It’s one thing to get one’s usual allies to endorse a candidacy for higher office.  It’s quite another to get one’s former opponent to give an endorsement.  Kinky Friedman, who once ran against Rick Perry for governor and lost, writes a remarkable — and remarkably enjoyable — endorsement of Perry, both as a politician and a man:

I have been quoted as saying that when I die, I am to be cremated, and the ashes are to be thrown in Rick Perry’s hair. Yet, simply put, Rick Perry and I are incapable of resisting each other’s charm. He is not only a good sport, he is a good, kindhearted man, and he once sat in on drums with ZZ Top. A guy like that can’t be all bad. When I ran for governor of Texas as an independent in 2006, the Crips and the Bloods ganged up on me. When I lost, I drove off in a 1937 Snit, refusing to concede to Perry. Three days later Rick called to give me a gracious little pep talk, effectively talking me down from jumping off the bridge of my nose. Very few others were calling at that time, by the way. Such is the nature of winning and losing and politicians and life. You might call what Rick did an act of random kindness. Yet in my mind it made him more than a politician, more than a musician; it made him a mensch.

These days, of course, I would support Charlie Sheen over Obama. Obama has done for the economy what pantyhose did for foreplay. Obama has been perpetually behind the curve. If the issue of the day is jobs and the economy, Rick Perry is certainly the nuts-and-bolts kind of guy you want in there. …

More to the point, could Rick Perry fix the economy? Hell, yes! Texas is exhibit A; Rick’s fingerprints are all over it. He’s been governor since Christ was a cowboy. The Lone Star State is booming. The last time I checked, Texas is kicking in a hell of a lot of the U.S. GDP. Unemployment is lower than the vast majority of the other states. Hell, we could probably even find a job for Paul Begala.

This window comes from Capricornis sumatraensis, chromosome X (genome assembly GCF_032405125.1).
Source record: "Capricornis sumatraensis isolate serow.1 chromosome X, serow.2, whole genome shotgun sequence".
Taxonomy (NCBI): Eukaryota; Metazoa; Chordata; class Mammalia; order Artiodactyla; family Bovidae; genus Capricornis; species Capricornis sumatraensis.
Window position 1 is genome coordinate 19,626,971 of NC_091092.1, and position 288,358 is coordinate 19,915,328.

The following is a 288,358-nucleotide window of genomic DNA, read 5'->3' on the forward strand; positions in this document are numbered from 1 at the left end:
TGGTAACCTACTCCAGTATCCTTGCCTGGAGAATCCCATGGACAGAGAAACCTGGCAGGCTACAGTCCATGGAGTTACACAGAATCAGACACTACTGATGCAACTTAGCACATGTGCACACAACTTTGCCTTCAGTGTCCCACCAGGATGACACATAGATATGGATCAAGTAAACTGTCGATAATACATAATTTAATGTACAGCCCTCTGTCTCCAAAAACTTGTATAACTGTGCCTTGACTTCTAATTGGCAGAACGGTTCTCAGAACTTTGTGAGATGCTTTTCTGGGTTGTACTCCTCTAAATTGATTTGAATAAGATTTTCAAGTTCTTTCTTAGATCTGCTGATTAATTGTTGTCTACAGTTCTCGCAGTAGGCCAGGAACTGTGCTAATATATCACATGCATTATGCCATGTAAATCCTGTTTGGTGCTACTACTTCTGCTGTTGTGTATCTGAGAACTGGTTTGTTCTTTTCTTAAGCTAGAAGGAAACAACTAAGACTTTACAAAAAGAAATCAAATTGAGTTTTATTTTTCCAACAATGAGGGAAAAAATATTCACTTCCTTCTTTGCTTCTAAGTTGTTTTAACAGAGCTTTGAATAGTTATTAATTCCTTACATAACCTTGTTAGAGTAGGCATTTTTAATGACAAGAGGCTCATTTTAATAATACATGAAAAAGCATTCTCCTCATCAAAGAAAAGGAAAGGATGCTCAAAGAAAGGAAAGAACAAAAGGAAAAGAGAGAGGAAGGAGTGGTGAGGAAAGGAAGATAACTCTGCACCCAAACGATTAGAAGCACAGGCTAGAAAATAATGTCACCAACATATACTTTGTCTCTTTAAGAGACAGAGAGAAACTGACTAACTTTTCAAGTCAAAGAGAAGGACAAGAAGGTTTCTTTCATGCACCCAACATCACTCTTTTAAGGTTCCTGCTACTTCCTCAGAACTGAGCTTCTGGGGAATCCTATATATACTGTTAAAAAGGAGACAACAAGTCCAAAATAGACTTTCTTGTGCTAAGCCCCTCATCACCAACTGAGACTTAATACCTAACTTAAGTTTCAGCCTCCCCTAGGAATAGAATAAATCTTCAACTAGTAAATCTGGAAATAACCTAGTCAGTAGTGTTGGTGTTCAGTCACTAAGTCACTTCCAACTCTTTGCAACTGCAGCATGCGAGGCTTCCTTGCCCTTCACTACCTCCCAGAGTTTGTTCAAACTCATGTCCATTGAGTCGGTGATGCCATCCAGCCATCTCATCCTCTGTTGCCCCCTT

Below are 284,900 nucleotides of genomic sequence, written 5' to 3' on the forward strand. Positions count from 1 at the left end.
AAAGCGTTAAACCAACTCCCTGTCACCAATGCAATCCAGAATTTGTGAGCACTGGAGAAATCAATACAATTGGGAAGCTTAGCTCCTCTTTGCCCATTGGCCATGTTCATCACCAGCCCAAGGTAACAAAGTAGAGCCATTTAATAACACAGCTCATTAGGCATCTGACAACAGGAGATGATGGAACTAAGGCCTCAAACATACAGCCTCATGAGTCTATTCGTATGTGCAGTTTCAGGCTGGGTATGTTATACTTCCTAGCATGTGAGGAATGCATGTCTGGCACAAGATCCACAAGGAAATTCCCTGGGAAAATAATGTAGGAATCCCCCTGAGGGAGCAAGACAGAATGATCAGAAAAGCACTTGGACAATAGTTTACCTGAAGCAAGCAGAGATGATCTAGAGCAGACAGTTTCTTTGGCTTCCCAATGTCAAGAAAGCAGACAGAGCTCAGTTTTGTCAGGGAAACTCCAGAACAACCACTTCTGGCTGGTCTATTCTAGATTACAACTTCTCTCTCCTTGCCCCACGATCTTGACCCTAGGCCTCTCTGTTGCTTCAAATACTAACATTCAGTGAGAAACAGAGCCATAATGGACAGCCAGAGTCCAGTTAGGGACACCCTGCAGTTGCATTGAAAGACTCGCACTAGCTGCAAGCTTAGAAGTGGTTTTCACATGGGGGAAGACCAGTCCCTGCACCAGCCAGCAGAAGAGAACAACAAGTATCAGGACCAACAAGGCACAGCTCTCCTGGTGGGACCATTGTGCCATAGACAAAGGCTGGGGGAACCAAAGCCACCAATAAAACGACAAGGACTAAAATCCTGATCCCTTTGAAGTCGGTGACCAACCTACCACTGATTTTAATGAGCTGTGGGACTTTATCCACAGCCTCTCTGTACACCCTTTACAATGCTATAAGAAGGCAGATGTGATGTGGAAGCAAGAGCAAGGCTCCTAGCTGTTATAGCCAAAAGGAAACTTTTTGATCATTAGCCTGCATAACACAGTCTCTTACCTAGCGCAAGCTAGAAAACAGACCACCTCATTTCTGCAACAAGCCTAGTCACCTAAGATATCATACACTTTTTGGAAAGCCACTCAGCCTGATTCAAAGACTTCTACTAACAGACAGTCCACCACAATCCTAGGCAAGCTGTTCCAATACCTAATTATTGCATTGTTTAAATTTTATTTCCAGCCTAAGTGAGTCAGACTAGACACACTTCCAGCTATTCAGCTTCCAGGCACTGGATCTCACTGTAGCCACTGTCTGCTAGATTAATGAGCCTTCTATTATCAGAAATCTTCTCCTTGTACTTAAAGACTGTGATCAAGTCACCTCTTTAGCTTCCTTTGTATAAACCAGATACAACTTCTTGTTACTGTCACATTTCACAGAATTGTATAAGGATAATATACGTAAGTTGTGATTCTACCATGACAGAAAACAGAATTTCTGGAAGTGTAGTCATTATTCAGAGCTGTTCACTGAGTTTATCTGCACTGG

Friedman gives a “Hell, yes!” to his own question of whether he supports Perry’s candidacy for President, and even offers a Morning in America reason as his conclusion:

A still, small voice within keeps telling me that Rick Perry’s best day may yet be ahead of him, and so too, hopefully, will be America’s.

If Perry wants to beat Romney and then Obama in this election, that will be the kind of campaign he’ll need to run.  Obama will go heavily on the attack, as even this White House can’t sell 9% unemployment and a 1.3% growth rate as a positive more than two years after the recession ended.  Perry will have to, er, parry those attacks and certainly has plenty of room to criticize Obama’s handling of the office and the economy.  But voters respond to optimism more than pessimism.  If Perry can articulate an agenda of freedom and economic liberty to go along with his record in Texas, he may well be unbeatable.

It doesn’t hurt to get a good look at the person behind the candidate, either, which is where Friedman’s column really helps Perry.  Americans want politicians who hearken back to the days when opponents could disagree and debate hard over the issues but didn’t make those divisions personal.  With Democrats accusing Tea Party activists of being the “enemy” and promising to send them to Hell, this personal recollection of Perry’s professionalism and personal compassion will resonate, especially with independents who are most frustrated with personal partisan wars.  Obama talked a lot about changing the tone in Washington; Perry has actually done it on a personal level — and that’s not the only area where Obama turned out to be all talk.

Even if you’re not a fan of Perry or of Friedman, be sure to read the entire essay.  You won’t find a more entertaining endorsement this season.